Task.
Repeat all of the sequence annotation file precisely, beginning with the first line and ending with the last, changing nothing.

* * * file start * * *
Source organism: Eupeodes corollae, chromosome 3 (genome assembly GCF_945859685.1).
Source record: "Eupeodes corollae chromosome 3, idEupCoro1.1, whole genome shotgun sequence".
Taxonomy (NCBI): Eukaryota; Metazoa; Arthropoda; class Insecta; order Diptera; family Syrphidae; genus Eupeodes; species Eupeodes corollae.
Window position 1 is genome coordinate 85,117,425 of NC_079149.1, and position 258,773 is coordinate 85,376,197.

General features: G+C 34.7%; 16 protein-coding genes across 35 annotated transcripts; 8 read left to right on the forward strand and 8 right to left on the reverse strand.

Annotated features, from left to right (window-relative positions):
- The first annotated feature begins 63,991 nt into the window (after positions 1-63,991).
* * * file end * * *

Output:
Source organism: Eupeodes corollae, chromosome 3 (genome assembly GCF_945859685.1).
Source record: "Eupeodes corollae chromosome 3, idEupCoro1.1, whole genome shotgun sequence".
Taxonomy (NCBI): Eukaryota; Metazoa; Arthropoda; class Insecta; order Diptera; family Syrphidae; genus Eupeodes; species Eupeodes corollae.
Window position 1 is genome coordinate 85,117,425 of NC_079149.1, and position 258,773 is coordinate 85,376,197.

General features: G+C 34.7%; 16 protein-coding genes across 35 annotated transcripts; 8 read left to right on the forward strand and 8 right to left on the reverse strand.

Annotated features, from left to right (window-relative positions):
- The first annotated feature begins 63,991 nt into the window (after positions 1-63,991).